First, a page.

Virginia-bound

The couple married in 1996 and lived in Idaho and Maryland for two years before settling in Virginia for four years, where Laura Crawley worked in the office of the dean of students and in the residence life office from 2000 to 2004 at the University of Virginia.

Sitting behind her cluttered desk, she brought up the images of the historic UVA lawn and pavilion on the Internet. She rubbed lotion between her hands and talked about the situations she saw at Virginia. “There was a lot of pressure to achieve.

“I never met an undeclared student in four years.”

She said that because of the pressures the students felt, she encountered a lot of mental health issues and anxiety in students. Although a part of her job was to educate students on alcohol, most of her work was in crisis management and response.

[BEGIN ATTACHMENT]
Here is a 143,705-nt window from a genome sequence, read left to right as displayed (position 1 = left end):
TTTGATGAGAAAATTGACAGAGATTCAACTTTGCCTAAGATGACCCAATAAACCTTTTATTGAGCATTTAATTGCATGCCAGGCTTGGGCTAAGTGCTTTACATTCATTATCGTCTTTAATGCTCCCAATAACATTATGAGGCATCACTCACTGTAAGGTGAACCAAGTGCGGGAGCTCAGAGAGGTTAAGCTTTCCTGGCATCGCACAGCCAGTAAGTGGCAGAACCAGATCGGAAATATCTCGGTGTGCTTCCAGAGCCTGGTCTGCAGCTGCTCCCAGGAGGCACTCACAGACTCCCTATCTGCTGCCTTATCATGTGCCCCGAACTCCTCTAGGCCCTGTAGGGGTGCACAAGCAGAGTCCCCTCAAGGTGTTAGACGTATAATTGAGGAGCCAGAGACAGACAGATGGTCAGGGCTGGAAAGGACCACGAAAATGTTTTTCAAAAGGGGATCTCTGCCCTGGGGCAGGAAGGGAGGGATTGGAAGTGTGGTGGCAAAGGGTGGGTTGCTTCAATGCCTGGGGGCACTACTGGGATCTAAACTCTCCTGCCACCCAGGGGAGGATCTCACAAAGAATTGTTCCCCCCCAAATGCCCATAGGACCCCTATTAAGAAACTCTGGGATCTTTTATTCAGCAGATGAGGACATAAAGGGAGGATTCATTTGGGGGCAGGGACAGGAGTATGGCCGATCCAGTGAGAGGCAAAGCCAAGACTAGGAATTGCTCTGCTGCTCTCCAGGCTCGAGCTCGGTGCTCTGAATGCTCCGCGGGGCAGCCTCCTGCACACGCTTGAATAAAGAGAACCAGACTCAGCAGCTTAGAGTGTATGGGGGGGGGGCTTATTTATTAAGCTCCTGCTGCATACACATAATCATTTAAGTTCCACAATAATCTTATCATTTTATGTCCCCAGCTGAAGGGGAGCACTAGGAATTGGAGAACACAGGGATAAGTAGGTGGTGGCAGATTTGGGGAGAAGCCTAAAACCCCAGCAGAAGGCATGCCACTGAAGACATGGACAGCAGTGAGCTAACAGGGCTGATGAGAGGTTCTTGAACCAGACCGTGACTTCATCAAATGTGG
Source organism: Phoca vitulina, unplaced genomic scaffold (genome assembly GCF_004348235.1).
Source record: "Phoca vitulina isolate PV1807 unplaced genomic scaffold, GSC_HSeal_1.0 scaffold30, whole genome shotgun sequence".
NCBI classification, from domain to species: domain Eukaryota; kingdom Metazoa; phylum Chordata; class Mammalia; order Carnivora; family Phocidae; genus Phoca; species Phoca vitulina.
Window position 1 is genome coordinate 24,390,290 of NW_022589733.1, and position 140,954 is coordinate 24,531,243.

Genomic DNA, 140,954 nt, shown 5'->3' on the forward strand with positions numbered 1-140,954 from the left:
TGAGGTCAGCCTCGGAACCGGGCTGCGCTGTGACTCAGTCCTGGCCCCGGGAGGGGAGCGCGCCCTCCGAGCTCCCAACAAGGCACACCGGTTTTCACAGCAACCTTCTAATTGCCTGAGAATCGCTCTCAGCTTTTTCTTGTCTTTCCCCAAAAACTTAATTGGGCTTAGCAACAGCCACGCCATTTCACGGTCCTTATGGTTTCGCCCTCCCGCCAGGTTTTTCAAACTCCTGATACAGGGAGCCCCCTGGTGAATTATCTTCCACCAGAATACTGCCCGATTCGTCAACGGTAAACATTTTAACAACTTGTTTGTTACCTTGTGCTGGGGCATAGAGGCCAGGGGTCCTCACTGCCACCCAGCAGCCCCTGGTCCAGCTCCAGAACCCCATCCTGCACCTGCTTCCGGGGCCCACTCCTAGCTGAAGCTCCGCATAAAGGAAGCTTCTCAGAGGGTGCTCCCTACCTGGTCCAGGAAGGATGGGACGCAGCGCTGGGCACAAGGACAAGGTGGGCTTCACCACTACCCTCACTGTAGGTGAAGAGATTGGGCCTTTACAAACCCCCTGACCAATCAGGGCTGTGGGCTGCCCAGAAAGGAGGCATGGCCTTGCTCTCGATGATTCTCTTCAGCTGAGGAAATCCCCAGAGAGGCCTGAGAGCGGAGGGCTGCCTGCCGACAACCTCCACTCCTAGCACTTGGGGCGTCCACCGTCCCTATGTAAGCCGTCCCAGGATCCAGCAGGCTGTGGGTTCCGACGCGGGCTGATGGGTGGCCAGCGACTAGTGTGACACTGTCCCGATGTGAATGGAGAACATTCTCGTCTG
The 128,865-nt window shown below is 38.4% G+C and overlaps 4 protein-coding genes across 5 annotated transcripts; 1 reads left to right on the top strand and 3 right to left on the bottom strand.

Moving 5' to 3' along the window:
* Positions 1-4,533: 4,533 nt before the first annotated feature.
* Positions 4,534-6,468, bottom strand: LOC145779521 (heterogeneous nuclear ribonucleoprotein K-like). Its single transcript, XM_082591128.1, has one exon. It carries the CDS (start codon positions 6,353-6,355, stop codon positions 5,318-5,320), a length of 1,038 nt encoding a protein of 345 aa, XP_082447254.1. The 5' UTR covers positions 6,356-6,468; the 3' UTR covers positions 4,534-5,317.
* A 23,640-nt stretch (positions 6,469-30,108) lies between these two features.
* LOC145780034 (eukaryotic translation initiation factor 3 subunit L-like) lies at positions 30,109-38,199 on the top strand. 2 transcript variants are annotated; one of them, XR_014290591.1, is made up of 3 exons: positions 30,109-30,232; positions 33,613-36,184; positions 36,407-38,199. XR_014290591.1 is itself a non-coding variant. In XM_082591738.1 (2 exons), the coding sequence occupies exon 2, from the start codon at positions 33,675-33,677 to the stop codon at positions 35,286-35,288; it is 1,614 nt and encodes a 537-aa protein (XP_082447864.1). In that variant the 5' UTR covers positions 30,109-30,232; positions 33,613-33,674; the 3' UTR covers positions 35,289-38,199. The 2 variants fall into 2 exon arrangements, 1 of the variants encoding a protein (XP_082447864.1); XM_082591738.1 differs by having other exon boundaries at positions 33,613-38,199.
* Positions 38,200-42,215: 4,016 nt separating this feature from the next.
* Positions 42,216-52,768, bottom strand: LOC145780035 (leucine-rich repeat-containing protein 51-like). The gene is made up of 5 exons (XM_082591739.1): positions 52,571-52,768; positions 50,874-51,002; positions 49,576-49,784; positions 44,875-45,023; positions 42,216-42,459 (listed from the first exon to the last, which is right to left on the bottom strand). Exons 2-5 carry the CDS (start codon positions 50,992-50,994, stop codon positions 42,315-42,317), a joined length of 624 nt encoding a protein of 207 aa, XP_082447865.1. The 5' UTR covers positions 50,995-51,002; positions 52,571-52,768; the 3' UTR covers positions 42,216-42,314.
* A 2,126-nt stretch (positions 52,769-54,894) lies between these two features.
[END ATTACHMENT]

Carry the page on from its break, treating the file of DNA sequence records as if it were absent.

Lillian Lacy met Crawley as a senior at Virginia, working on the resident staff. She spoke over the phone with reverence at the mention of Crawley’s name.

“She was doing a lot of counseling for students,” she said. “Laura was always incredibly compassionate. She always wanted you to learn from a situation,” she said.

Lacy said she was always impressed with Crawley’s ability to relate to her students.

“Laura became the running partner of several students,” she said. “That was definitely part of her appeal. She has all of this energy.”

Anne Magnan, who also met Crawley at Virginia when she worked as an area coordinator, agreed with Lacy.

“She connects with students like they’re one of her peers,” she said. “Just because someone’s 18 doesn’t mean they’re stupid and I think Laura would agree.”

Magnan said Crawley used to run in the evening, trotting past the fraternity houses, waving to people.

“Laura just is what she says. She sets an example.”